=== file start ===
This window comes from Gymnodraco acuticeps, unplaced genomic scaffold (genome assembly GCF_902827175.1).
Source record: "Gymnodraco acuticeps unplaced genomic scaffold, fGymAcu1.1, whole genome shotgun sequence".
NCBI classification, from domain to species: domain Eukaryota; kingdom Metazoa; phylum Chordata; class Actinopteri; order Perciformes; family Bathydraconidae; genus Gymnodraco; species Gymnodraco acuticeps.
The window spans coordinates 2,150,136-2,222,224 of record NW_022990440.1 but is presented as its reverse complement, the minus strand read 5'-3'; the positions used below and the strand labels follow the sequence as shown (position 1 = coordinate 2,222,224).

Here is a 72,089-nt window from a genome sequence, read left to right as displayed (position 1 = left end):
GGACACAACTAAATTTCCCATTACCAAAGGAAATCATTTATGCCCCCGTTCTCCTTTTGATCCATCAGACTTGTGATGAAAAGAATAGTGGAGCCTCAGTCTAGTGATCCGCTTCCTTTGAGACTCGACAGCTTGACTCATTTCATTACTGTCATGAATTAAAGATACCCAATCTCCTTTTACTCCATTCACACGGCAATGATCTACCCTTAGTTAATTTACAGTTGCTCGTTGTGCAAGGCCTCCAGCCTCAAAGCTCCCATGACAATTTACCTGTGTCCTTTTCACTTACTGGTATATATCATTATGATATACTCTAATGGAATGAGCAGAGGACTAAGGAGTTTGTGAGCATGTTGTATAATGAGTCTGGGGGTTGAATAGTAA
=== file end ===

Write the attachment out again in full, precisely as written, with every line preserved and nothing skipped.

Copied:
This window comes from Gymnodraco acuticeps, unplaced genomic scaffold (genome assembly GCF_902827175.1).
Source record: "Gymnodraco acuticeps unplaced genomic scaffold, fGymAcu1.1, whole genome shotgun sequence".
NCBI classification, from domain to species: domain Eukaryota; kingdom Metazoa; phylum Chordata; class Actinopteri; order Perciformes; family Bathydraconidae; genus Gymnodraco; species Gymnodraco acuticeps.
The window spans coordinates 2,150,136-2,222,224 of record NW_022990440.1 but is presented as its reverse complement, the minus strand read 5'-3'; the positions used below and the strand labels follow the sequence as shown (position 1 = coordinate 2,222,224).

Here is a 72,089-nt window from a genome sequence, read left to right as displayed (position 1 = left end):
GGACACAACTAAATTTCCCATTACCAAAGGAAATCATTTATGCCCCCGTTCTCCTTTTGATCCATCAGACTTGTGATGAAAAGAATAGTGGAGCCTCAGTCTAGTGATCCGCTTCCTTTGAGACTCGACAGCTTGACTCATTTCATTACTGTCATGAATTAAAGATACCCAATCTCCTTTTACTCCATTCACACGGCAATGATCTACCCTTAGTTAATTTACAGTTGCTCGTTGTGCAAGGCCTCCAGCCTCAAAGCTCCCATGACAATTTACCTGTGTCCTTTTCACTTACTGGTATATATCATTATGATATACTCTAATGGAATGAGCAGAGGACTAAGGAGTTTGTGAGCATGTTGTATAATGAGTCTGGGGGTTGAATAGTAA